Feldenkrais is no magic bullet. It takes some level of commitment for most to find the benefit of Feldenkrais, like any practice. But where it excels is that Feldenkrais uses the way that we all learn, that we all learnt pre-verbally as infants: through movement, to rediscover connections and sensations that we may have forgotten about.

We use the space of a lesson to experiment, to be curious about ourselves: how we’re put together, how we move, how we feel, what we sense changing. A Feldenkrais lesson is a moment of time to explore this, without needing a particular outcome. Whilst learning of connections in the body, we are also learning that we are rarely as fixed as we believe ourselves to be, that as our bodies can become more mouldable, more fluid, so can our thoughts and beliefs, without sacrificing our sense of self. The evolution is a quieter one.

When we become curious about ourselves we can move away from fearful movements to rather accepting the stream of information in as neither good nor bad, and parsing through it, in an unconscious way.

Interestingly, in studies of the brains of meditators, scientists discovered that the area of the brain that creates a “brain loop”, the posterior cingulate cortex gets activated when we become obsessed with a craving or thought: (that kind of thinking when we think around a notion endlessly).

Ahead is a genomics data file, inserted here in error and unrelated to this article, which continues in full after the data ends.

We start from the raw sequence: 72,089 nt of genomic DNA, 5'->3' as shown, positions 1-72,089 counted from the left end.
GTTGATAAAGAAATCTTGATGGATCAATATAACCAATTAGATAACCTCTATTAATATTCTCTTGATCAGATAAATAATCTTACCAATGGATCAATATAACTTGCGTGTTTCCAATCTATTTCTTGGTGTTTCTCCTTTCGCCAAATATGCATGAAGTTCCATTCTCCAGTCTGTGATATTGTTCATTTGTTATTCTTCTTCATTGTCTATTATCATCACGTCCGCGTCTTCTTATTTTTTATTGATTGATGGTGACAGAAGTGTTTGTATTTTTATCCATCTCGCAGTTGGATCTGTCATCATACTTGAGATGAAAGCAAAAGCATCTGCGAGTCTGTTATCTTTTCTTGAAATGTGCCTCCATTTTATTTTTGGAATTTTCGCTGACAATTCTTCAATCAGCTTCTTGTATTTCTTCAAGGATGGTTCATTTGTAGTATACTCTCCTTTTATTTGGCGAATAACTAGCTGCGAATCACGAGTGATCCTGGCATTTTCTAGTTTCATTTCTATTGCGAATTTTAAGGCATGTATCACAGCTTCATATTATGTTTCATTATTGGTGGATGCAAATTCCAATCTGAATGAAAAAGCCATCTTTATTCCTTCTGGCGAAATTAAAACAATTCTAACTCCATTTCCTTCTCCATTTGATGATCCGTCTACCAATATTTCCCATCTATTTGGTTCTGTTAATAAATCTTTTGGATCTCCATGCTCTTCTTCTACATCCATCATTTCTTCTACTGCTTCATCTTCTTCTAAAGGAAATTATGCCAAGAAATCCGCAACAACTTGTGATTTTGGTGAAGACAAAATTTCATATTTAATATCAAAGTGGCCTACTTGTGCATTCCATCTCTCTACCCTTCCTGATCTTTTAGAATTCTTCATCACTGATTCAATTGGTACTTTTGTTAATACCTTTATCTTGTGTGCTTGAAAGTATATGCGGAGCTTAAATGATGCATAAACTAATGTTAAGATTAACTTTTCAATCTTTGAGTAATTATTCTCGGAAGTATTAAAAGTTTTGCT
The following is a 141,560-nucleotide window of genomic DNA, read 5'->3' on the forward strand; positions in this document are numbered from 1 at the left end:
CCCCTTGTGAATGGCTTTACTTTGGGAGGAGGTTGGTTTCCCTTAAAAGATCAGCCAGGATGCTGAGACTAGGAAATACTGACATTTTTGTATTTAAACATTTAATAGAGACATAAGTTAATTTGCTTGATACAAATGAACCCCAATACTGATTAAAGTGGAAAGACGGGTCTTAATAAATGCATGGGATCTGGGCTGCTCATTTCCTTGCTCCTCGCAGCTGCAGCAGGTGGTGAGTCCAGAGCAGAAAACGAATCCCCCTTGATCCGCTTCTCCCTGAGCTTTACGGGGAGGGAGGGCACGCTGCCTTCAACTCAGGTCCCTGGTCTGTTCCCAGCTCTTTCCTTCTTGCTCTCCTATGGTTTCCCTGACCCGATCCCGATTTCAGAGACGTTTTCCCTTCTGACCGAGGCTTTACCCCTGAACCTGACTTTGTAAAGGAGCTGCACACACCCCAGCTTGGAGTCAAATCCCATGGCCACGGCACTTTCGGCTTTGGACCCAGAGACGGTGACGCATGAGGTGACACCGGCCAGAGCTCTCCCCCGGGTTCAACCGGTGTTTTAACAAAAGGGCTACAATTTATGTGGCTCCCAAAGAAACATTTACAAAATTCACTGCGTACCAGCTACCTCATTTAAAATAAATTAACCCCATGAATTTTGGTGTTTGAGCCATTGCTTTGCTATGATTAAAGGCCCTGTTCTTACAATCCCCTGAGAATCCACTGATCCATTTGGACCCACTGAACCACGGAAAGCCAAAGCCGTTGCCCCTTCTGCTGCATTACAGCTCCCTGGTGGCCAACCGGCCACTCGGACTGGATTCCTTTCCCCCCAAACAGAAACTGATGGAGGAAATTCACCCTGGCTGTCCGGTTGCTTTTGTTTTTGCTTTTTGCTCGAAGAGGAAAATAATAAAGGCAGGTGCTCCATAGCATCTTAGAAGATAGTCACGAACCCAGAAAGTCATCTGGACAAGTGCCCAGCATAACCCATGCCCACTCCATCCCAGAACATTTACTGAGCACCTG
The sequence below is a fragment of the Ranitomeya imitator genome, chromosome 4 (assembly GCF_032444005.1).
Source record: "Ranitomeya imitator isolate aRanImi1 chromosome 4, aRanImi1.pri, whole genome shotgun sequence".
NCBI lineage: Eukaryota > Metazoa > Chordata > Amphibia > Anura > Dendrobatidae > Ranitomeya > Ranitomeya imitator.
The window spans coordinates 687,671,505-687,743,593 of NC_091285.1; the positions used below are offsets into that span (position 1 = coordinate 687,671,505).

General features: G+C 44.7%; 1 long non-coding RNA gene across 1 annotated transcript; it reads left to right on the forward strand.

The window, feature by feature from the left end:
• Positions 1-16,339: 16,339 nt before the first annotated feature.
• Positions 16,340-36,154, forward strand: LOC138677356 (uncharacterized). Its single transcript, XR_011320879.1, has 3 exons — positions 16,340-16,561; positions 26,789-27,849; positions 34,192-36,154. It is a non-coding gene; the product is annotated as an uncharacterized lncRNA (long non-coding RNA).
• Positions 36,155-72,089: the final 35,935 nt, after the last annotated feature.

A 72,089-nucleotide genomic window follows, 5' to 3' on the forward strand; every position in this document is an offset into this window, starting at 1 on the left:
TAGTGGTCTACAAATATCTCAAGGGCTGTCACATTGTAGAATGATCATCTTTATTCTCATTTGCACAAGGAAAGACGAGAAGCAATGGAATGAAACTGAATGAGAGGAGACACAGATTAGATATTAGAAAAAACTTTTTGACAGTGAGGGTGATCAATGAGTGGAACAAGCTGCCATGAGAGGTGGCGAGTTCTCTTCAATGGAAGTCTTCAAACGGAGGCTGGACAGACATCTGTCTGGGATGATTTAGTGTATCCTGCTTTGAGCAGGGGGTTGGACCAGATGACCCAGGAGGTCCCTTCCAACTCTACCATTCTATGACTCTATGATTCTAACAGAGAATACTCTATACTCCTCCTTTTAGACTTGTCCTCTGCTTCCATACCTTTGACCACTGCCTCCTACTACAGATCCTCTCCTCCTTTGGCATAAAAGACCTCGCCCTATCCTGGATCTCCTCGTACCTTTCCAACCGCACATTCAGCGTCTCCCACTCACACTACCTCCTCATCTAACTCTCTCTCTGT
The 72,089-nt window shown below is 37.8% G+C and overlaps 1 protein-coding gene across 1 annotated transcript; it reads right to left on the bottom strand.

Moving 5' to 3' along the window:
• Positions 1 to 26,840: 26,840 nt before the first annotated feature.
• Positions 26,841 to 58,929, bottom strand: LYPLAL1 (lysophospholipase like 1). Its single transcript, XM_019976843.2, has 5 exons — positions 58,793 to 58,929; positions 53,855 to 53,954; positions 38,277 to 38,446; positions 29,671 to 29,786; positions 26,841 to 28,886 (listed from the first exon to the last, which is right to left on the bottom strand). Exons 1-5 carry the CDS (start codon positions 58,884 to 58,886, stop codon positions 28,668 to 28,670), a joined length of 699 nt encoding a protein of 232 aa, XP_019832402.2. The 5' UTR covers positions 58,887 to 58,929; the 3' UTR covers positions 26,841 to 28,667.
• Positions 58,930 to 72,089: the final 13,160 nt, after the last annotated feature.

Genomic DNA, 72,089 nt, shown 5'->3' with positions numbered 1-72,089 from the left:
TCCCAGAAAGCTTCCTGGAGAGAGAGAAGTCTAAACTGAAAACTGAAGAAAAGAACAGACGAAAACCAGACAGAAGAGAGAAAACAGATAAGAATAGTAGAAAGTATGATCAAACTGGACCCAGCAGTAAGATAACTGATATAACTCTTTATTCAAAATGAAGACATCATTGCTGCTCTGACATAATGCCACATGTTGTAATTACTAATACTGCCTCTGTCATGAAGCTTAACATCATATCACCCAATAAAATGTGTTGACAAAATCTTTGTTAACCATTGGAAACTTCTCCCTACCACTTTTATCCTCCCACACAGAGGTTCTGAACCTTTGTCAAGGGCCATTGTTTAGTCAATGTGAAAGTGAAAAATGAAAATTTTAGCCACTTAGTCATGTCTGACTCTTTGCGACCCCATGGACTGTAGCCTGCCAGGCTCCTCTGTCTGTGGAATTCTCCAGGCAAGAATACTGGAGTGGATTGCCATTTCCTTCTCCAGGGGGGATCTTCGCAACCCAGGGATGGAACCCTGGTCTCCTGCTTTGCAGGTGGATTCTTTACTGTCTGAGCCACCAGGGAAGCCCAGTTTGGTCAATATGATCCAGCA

When one becomes curious, that same brain region quiets itself, allowing a calmer simpler experience of oneself, and ones’ thoughts.

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New article Include more, do less already available! corespirit.com/articles/include-more-do-less-…

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Feldenkrais method
Emma Alter
London WC1N, UK
One to One hands on Sessions
Feldenkrais method
Emma Alter
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Feldenkrais method
Emma Alter
6 group class package

New event Move Better, Feel Better: Feldenkrais Class: already available! corespirit.com/services/move-better-feel-bett…

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Feldenkrais method
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Move Better, Feel Better: Feldenkrais Class:

New article Spring Clean your Habits! already available! corespirit.com/articles/spring-clean-your-hab…